1946 Pilbara Strike struggled for a fair future

Posted: May 1st, 2020


Mrs Eaton at the 2018 Annual On-Country
Bush Meeting at Yule River. This meeting
demonstrates the importance and strength
of Aboriginal people working together. 


On this date in 1946, Aboriginal pastoral workers commenced their well-organised public pursuit for better pay and working conditions in the Pilbara, Western Australia. Hundreds of people walked off more than 20 stations, affecting about 10,000 square kilometres of farming country in the region.

Lasting for three years, the Pilbara Strike remains the longest in Australia’s history, and, understandably, holds great historical significance. At its height, at least 800 people were on strike, and by 1949 award rates were finally won. The strikers’ strength and resolve to ensure a fairer future for themselves, as well as generations to come, has since become an inspiration for many.

Taking much inspiration from the original strikers, Yamatji Marlpa Aboriginal Corporation (YMAC) is proud to support the current work of the Pilbara Aboriginal Voice (PAV); another group of committed and resilient local leaders striving to improve conditions within and on behalf of the community. PAV was formed at the 2017 Annual On-Country Bush Meeting at Yule River, when those present decided they needed a united regional approach to work with government on matters affecting them.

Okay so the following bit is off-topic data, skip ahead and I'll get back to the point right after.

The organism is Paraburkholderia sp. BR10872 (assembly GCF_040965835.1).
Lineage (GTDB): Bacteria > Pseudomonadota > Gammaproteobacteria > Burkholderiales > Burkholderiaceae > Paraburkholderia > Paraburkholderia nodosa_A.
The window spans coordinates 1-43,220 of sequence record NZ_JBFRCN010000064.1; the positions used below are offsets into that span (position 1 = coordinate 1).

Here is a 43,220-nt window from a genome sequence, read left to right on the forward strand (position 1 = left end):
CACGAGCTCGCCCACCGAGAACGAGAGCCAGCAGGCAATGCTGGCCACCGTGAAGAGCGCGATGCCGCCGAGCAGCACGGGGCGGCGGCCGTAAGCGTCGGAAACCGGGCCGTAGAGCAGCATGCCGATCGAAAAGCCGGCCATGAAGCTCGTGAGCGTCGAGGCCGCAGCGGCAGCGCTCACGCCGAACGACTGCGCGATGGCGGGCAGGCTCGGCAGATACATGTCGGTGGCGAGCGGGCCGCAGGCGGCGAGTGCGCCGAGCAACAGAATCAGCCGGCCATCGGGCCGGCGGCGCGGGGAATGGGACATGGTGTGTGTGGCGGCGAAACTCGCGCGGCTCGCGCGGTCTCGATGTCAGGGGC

YMAC Board Co-Chairperson – Pilbara Region and PAV Member, Mrs Doris Eaton – a Njamal/Pitjakarli/Nyangumarta Elder – has a direct connection to the Pilbara Strike: her father, Mr Ernie Mitchell, was one of its leaders.

Mrs Eaton recently reflected, “I am my father’s daughter. I grew up with all the tribes across the Pilbara, and I too have been working tirelessly for my people. Back then, my father was fighting for Aboriginal people to be treated equally in this country. All these years later, I’m still fighting for the same thing… I want our next generations to get more education, so they can be independent. I also want them to learn their language and look after their land and culture. It saddens me that we still have to strive for these things, but we will carry on doing it because it’s too important not to. Just like our old people fought for us, we will keep fighting for the generations to come too.”

Today, YMAC pays its respects to the courageous men and women of the Pilbara who stood up for their rights in 1946-49, as well as those who continue to pursue a fairer future.